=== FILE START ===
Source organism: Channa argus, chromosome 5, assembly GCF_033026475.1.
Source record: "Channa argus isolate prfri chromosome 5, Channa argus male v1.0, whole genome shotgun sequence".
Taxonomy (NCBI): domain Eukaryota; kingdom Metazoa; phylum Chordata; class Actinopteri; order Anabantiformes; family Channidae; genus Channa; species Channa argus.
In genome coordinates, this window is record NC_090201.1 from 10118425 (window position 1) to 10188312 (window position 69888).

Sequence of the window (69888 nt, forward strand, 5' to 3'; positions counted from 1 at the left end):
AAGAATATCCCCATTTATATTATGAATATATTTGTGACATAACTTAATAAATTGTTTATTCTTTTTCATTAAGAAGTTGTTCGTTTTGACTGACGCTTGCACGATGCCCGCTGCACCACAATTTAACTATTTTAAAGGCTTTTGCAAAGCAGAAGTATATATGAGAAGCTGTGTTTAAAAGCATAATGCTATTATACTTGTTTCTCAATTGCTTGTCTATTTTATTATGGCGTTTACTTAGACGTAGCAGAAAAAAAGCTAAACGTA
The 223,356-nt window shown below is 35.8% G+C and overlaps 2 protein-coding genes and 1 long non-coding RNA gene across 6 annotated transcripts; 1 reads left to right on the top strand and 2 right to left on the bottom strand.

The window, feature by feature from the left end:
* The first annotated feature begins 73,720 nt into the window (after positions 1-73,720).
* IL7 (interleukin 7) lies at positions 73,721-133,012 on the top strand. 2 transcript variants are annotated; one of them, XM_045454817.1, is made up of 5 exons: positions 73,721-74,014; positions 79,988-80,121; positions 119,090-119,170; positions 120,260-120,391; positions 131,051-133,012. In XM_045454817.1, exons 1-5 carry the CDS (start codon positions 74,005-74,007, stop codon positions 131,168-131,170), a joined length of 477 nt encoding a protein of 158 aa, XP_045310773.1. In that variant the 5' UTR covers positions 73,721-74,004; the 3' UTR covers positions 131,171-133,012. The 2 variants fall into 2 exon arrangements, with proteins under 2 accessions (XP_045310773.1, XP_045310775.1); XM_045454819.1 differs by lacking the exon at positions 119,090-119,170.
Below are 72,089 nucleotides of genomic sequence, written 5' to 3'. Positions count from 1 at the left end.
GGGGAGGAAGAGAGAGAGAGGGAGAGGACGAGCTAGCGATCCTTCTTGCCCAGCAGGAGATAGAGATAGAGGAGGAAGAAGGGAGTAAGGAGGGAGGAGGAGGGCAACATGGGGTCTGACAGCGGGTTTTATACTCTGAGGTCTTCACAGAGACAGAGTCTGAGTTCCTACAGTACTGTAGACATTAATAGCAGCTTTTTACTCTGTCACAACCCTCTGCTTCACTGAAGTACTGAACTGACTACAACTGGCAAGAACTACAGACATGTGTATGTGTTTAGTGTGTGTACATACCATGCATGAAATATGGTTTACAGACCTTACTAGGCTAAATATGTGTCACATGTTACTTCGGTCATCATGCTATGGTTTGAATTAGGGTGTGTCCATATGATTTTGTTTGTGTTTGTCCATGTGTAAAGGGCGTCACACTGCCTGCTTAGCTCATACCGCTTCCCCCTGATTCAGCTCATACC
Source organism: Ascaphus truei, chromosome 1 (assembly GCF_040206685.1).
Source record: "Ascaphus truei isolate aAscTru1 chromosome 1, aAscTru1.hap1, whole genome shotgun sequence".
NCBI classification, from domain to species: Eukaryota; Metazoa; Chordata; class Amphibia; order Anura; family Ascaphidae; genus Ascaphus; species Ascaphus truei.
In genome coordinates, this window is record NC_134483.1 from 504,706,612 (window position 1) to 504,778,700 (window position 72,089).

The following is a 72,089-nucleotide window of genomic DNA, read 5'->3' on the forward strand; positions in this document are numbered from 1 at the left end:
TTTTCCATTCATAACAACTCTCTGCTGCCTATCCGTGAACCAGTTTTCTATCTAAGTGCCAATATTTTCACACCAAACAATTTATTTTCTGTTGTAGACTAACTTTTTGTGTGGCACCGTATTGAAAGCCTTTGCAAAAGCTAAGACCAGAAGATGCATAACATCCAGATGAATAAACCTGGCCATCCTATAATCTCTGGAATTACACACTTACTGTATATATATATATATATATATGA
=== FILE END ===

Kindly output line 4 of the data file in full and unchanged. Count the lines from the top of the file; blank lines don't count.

In genome coordinates, this window is record NC_090201.1 from 10118425 (window position 1) to 10188312 (window position 69888).